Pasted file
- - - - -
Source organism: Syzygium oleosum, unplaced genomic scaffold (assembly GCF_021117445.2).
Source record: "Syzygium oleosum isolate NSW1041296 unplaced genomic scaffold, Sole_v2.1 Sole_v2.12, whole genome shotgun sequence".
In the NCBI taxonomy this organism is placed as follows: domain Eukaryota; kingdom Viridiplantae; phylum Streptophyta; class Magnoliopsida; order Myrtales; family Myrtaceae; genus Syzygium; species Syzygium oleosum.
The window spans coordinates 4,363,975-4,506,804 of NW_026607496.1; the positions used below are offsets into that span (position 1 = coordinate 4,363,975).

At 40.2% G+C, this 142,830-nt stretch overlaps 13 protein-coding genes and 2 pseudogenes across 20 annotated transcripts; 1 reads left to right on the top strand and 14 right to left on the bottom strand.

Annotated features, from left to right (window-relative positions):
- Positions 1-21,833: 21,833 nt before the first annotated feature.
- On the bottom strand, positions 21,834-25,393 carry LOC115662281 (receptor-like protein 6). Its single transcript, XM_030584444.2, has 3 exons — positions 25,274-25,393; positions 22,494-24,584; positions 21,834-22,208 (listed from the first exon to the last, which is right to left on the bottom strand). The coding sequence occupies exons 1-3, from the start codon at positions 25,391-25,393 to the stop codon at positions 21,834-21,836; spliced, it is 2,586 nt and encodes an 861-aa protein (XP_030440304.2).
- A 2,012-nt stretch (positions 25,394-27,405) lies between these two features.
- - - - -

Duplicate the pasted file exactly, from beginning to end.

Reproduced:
Source organism: Syzygium oleosum, unplaced genomic scaffold (assembly GCF_021117445.2).
Source record: "Syzygium oleosum isolate NSW1041296 unplaced genomic scaffold, Sole_v2.1 Sole_v2.12, whole genome shotgun sequence".
In the NCBI taxonomy this organism is placed as follows: domain Eukaryota; kingdom Viridiplantae; phylum Streptophyta; class Magnoliopsida; order Myrtales; family Myrtaceae; genus Syzygium; species Syzygium oleosum.
The window spans coordinates 4,363,975-4,506,804 of NW_026607496.1; the positions used below are offsets into that span (position 1 = coordinate 4,363,975).

At 40.2% G+C, this 142,830-nt stretch overlaps 13 protein-coding genes and 2 pseudogenes across 20 annotated transcripts; 1 reads left to right on the top strand and 14 right to left on the bottom strand.

Annotated features, from left to right (window-relative positions):
- Positions 1-21,833: 21,833 nt before the first annotated feature.
- On the bottom strand, positions 21,834-25,393 carry LOC115662281 (receptor-like protein 6). Its single transcript, XM_030584444.2, has 3 exons — positions 25,274-25,393; positions 22,494-24,584; positions 21,834-22,208 (listed from the first exon to the last, which is right to left on the bottom strand). The coding sequence occupies exons 1-3, from the start codon at positions 25,391-25,393 to the stop codon at positions 21,834-21,836; spliced, it is 2,586 nt and encodes an 861-aa protein (XP_030440304.2).
- A 2,012-nt stretch (positions 25,394-27,405) lies between these two features.